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Wednesday, 10 October, 2001, 14:00 GMT 15:00 UK
Anthrax: How do you stop it?
mask and maskseller
Can gas masks protect from anthrax
The threat of biological attack has prompted panic-buying of gas masks and antibiotics.

BBC News Online examines whether anything can be done to protect people from the threat of diseases such as anthrax.

Anthrax spores are silent, odourless, and invisible.

No-one is likely to be aware they have been exposed, and symptoms of infection will not emerge for days after exposure, at the earliest.

All of which adds up to a worrying prospect for public health specialists - and a large number of understandably worried citizens.

But are there any practical steps that people can take to protect themselves?

Gas masks

Gas masks may have been flying off the shelves in recent weeks, but their value against biological attack is questionable at best.

In laboratories, researchers tend to hook themselves up to fully sealed body suits to prevent organisms getting through.

The success of a gas mask relies heavily on a perfect seal between mask and face, which is very difficult to achieve.

Any gaps and the organism could get through.

And, of course, because there is no warning of such attacks, or even any indication that one is in progress, the mask would have to be worn 24 hours a day.


The antibiotic of choice against the anthrax bacterium is ciprofloxacin, or Cipro, which is thought likely to prove effective against many strains of anthrax.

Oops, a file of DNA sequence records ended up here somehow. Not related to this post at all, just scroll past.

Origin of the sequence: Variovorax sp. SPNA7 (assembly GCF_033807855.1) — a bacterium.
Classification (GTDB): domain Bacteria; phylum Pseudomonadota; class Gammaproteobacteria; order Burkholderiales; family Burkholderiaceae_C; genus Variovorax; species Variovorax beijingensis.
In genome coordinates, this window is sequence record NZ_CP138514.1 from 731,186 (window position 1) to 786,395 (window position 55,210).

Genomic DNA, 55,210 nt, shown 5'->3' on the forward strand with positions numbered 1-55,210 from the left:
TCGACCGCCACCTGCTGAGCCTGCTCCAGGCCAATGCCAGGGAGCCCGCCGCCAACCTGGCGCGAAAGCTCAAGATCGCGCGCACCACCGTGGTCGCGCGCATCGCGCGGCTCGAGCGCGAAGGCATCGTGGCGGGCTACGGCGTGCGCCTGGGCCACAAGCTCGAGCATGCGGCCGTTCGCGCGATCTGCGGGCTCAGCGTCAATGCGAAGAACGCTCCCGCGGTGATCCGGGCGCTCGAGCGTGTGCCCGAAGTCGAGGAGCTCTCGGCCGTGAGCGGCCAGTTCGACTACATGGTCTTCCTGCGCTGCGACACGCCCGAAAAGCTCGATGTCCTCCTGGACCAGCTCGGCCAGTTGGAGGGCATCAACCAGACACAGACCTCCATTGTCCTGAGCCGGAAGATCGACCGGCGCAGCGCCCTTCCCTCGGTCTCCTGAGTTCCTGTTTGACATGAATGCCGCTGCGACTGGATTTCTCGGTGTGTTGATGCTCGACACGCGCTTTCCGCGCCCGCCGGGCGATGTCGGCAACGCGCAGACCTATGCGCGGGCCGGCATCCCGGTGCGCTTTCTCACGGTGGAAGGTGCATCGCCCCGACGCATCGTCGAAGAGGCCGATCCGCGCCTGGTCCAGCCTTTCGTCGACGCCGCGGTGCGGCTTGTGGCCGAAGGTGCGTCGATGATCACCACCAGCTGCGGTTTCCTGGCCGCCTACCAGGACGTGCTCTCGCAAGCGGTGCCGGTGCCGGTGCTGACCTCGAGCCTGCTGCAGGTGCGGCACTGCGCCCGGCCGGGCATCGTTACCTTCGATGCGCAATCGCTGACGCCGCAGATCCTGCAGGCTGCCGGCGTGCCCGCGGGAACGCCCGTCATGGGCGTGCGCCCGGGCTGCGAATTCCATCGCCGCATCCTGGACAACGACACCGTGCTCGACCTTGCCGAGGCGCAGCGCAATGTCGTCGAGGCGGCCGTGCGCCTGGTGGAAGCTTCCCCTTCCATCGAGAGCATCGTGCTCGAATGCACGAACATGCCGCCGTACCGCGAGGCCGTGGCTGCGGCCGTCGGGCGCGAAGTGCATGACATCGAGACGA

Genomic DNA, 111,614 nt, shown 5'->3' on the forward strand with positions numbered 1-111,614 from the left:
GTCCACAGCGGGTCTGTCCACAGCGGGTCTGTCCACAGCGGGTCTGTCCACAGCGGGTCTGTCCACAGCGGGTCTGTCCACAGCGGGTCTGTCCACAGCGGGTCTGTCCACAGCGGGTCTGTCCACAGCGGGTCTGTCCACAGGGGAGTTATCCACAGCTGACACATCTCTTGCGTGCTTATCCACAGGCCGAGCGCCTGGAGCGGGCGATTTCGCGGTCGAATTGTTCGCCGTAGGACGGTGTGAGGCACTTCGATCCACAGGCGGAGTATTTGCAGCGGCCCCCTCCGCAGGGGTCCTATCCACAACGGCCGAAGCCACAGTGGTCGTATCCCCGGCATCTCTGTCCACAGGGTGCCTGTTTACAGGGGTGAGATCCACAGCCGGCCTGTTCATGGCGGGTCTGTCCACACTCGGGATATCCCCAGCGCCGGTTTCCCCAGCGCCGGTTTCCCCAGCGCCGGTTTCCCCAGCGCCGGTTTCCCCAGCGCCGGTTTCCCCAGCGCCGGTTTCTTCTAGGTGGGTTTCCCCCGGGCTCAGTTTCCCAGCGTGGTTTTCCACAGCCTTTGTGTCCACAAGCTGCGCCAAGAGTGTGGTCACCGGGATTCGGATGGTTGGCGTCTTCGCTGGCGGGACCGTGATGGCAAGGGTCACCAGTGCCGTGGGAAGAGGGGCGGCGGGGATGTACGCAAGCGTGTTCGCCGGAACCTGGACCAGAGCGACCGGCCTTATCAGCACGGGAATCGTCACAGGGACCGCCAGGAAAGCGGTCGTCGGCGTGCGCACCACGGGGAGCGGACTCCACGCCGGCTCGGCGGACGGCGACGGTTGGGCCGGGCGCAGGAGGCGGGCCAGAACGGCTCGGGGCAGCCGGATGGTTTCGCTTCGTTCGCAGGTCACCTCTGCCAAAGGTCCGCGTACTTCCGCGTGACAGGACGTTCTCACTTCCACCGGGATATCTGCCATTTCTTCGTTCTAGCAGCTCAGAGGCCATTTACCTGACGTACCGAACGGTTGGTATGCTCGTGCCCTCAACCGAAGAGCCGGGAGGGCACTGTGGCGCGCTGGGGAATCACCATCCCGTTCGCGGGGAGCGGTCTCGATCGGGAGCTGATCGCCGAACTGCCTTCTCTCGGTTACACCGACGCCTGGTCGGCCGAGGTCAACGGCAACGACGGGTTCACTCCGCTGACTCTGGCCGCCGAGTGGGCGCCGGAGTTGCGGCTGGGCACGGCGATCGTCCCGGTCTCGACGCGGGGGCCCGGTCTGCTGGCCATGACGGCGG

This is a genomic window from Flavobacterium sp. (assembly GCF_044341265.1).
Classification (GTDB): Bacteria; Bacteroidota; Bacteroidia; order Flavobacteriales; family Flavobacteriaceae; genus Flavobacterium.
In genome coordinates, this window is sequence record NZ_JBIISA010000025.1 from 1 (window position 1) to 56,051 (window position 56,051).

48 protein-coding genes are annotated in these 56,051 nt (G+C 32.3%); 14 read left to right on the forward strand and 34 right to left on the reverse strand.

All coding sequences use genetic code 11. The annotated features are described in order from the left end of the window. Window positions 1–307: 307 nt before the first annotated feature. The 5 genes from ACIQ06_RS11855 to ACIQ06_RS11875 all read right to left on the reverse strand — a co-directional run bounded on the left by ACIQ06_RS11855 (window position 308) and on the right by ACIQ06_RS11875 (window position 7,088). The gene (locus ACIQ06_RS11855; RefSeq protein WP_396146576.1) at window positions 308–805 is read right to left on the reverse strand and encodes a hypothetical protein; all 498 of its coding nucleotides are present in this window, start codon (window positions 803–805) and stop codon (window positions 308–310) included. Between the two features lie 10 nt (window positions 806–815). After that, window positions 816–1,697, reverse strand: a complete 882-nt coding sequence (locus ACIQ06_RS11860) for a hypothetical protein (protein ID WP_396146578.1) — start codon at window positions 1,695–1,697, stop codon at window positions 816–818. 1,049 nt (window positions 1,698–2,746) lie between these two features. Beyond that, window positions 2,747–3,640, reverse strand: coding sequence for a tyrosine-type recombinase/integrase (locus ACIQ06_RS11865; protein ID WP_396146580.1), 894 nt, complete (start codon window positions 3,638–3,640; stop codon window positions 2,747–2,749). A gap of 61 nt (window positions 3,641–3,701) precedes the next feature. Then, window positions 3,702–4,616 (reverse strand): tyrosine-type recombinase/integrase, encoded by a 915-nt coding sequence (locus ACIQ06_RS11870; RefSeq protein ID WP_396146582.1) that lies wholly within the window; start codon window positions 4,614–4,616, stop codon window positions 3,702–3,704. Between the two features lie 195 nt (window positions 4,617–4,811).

In patients with diagnosed inhalational anthrax, very high doses are given.

If successful, the treatment is continued for 60 days to make sure all spores have germinated and been destroyed.

A similar regime is likely to be given to patients who have been exposed to anthrax but who have not fallen ill.

Bayer, the maker of Cipro, says that general demand for the antibiotic has definitely increased, and it is planning to boost its production by a quarter from November 1.

However, the use of preventive antibiotics in the general population is not necessarily an easy solution.

Again, as no-one knows when they are exposed to anthrax, the antibiotic would have be taken - at relatively high doses - for the entire duration of what is perceived to be the "terrorist threat".

Doctors would be uneasy about any long-term regimen at such high dosage.

The use of Cipro in children younger than 16 to 18 is not recommended - especially not in the long-term - because of possible side-effects.

These include joint damage.


The most medically-acceptable way to tackle anthrax is through vaccination.

However, this has in the past been restricted in availability to military personnel and those working in industries which involve possible contact with animals which are harbouring anthrax, such as tannery workers.

Those producing vaccines for this purpose would be unlikely to be able to respond to a huge surge in demand caused by a fear of biological attack among the general population.

BioPort, the sole US manufacturer, has not produced any vaccine at all since winning a government contract in 1998.

Its failure to meet targets means that a US military project to vaccinate 2.4m troops has been cut back.

The company said in September that it was ready to "launch into full production" if required.

The effectiveness of the vaccine is undoubted.

In tests on monkeys, inoculation was completely effective against airborne anthrax eight and 38 weeks later, and 88% effective 100 weeks after inoculation.

The UK makes its own vaccine at the Centre for Applied Microbiology and Research at Porton Down.

However, this has not been made widely available to the public.

It is unlikely that many people would be able to persuade their GP to prescribe them a jab - and if they did, any supplies not already aimed at the arms of servicemen and women would be exhausted swiftly.

Raising production to meet the demands of a mass vaccination campaign would require large amounts of money.

See also:

09 Oct 01 | Health
FBI pursues anthrax lead
10 Oct 01 | Health
Anthrax as a biological weapon
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